I think I also worry that completion of a task means I will have nothing to do which means I need to complicate the task to extend it. It is a fine line between perfecting a project and needlessly frittering away as you descend into complications. Living on our little farm has taught me that there is always something else to do. I don’t have to worry about being without projects and that I should simply finish each task as soon as possible.

I have work to do yet I feel life is simpler with each day. I’ve said what I can about the subject and so will end this week’s column-simply.

Rural Reflections Radio

Here is this week’s Rural Reflections Radio program, an emergency message

Stand by for an emergency message

barnPlease stand by for this newspaper column which will begin as soon as the cats get off of me so I can get to the computer.

Okay, they’re gone. All though many complain about it, it is said that no one does anything about the weather. I think this is false as you can modify how the weather affects you through preparation and information.
First off, we are in an era of unprecedented access to weather information. The weather information that sprays out of the television is incredible. The sophistication and storm prediction is such that it near future weather forecasts have little guess work. You can receive immediate code red alerts on your phone, cell phone, email or by text and radio fills in any information gaps. Minnesota is a state of extreme weather and you must stay informed about storm activity-it is your responsibility. There are so many sources of weather information reaching out toward you but it is on you to be able to receive this information. Please don’t say “I don’t do computers” when it comes to consuming weather information only as most sources of weather information use medium other than computers to inform.
I saw lots of pictures of swirling clouds and little spouts from our most recent storm. I have often heard people question why there are no civil defense sirens when there is rotation or spouts. Civil defense sirens are set-off only when a tornado warning is issued from the National Weather Service (NWS.) The NWS watches these swirls and funnels too and determines whether they are real trouble or just cold funnels which typically cause no damage. Anyone can observe weather however it takes a practiced eye to understand what is being observed.
One new wrinkle to weather-spotting this year, in Minnesota, is the Allied Radio Matrix Emergency Response (Armer) radio system. Using this system, Sheriff’s Offices in the area affected by weather warnings were able to report skyward observations directly to the National Weather Service. Weather observers in the field, such as police officers or firemen, could reports to the local dispatch and that information was then reported to the NWS via the Armer system. This is a very immediate system.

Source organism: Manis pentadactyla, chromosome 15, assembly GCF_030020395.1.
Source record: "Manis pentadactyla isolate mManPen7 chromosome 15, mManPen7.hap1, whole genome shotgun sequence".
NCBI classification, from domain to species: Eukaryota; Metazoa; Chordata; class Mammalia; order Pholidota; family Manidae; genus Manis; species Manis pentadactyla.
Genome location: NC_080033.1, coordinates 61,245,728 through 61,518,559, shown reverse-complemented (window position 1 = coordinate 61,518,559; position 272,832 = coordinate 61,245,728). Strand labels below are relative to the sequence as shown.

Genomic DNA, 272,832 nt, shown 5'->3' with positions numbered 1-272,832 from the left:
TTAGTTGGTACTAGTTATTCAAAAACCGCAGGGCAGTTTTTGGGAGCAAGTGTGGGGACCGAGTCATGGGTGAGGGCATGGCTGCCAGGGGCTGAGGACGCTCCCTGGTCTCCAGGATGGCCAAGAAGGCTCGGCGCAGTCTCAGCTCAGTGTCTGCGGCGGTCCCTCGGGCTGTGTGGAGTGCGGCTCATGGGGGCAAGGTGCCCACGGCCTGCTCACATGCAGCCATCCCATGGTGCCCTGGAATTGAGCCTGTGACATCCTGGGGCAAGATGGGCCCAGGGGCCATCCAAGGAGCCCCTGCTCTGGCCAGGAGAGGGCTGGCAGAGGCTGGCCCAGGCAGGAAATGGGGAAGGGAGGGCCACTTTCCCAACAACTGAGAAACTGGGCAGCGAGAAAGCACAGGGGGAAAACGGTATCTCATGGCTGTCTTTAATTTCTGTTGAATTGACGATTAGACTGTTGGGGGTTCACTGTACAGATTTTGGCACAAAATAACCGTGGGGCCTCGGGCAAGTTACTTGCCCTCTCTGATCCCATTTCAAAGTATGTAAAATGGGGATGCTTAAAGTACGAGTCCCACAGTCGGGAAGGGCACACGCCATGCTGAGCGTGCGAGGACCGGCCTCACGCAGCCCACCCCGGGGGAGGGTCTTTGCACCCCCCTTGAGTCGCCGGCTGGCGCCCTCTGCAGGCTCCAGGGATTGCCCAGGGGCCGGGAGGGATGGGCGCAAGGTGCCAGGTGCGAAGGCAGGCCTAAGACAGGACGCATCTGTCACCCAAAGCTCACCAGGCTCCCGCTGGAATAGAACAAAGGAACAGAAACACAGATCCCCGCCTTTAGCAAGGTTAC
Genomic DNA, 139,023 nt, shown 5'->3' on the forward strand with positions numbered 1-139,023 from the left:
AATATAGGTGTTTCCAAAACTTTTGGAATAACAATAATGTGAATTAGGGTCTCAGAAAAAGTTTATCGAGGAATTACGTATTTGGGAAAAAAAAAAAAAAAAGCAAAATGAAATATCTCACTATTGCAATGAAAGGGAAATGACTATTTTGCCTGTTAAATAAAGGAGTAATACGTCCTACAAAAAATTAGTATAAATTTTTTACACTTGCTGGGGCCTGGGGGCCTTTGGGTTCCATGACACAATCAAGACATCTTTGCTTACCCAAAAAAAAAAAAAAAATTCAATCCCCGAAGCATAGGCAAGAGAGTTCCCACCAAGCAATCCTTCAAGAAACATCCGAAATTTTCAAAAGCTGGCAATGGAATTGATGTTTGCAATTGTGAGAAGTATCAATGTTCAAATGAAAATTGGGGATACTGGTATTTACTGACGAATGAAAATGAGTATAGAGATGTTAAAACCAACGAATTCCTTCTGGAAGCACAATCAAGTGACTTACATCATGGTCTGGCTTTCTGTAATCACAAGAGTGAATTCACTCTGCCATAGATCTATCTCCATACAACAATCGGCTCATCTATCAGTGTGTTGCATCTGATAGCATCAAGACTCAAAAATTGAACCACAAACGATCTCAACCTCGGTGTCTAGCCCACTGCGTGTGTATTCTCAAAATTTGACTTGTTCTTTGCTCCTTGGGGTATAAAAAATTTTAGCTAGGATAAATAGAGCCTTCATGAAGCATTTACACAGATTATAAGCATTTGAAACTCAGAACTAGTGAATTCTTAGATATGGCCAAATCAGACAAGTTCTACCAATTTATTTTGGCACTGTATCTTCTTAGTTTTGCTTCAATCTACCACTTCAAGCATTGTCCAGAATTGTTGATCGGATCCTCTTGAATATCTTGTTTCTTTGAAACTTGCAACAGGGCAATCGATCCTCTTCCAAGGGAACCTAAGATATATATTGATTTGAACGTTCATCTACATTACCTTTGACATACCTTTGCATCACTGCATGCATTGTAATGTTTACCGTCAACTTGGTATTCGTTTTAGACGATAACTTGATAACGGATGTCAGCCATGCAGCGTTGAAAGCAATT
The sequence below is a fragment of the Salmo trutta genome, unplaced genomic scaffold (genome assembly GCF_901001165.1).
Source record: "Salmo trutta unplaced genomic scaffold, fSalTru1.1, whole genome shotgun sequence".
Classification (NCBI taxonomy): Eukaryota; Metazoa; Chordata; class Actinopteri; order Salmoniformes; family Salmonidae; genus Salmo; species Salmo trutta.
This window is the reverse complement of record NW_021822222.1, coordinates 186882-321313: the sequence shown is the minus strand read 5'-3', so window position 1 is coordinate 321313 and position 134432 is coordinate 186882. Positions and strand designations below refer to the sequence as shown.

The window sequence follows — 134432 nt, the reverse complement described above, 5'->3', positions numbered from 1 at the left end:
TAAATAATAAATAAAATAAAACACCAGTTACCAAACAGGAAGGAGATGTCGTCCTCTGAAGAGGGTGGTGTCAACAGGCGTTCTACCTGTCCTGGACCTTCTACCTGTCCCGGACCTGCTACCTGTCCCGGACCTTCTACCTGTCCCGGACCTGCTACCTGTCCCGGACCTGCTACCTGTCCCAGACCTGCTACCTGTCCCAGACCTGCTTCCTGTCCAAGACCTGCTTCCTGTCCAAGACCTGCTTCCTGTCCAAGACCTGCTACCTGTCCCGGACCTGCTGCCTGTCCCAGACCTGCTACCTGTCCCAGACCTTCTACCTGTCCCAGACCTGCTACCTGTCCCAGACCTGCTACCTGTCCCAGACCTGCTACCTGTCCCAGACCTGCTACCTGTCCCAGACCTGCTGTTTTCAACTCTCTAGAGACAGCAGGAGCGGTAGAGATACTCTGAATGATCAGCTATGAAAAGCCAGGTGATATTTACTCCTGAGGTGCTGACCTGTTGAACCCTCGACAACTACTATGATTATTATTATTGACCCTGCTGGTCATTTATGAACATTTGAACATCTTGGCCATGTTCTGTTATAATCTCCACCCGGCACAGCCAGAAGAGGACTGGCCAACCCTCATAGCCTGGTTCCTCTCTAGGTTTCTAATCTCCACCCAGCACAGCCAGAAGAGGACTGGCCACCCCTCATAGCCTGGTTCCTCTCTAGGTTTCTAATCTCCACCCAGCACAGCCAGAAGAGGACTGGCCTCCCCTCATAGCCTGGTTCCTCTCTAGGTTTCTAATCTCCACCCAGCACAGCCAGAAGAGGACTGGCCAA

Preparation is everything in a tornado. Your first plan should be to shelter in place as driving or walking to a shelter exposes you to possible dangerous weather and typically storms come on quickly and you may not have enough time to get to shelter, particularly if you have not monitored the numerous sources of weather information. Basements and lower level interior rooms are best as a lot of injury from tornadoes comes from flying debris.
This has been an emergency message, I now return you to your day. Which for me, means sitting under the cats.

Rural Reflections Radio

Here is this week’s Rural Reflections Radio program, An interest in grazing

An interest in grazing

barnI like to watch the ESPN television series “30 for 30.” It is a series of interesting stories and in-depth reporting on sports and athletes. It is unique as the stories are interesting enough that you don’t have to be a fan to enjoy the series. I mean, I truly enjoyed a “30 for 30” on soccer and I don’t know anything about soccer.

The point of which I am circling around is this; I have a subject that may not interest you but I hope I can present it to you in an interesting way, like on “30 for 30.” I want to talk about cattle, pasture and results.

First off, my small rotational system of cattle pasture is really more suited to feeder cattle as it is very high quality. In past years, I have focused on putting enough weight on feeder cattle that they marble and gain enough subcutaneous fat so that are good eating. I am custom grazing cow/calf pairs this year. The pairs require less high-quality fodder so I am keeping them on each paddock for five days instead of three days as was typical with feeders. The difference is that the longer the cattle stay on each paddock, the closer they eat to the ground. The top part of each plant is the ice cream while the lower part of each plant is the ice cream box. When I raise feeders I let them eat the ice cream and then move them to another paddock when then get even close to the box. With cow/calf pairs, they get a little more box however I don’t want them to eat all of the plant as it will not grow back well. You need the green part of each plant to absorb sunlight and create more energy for the grass to re-grow.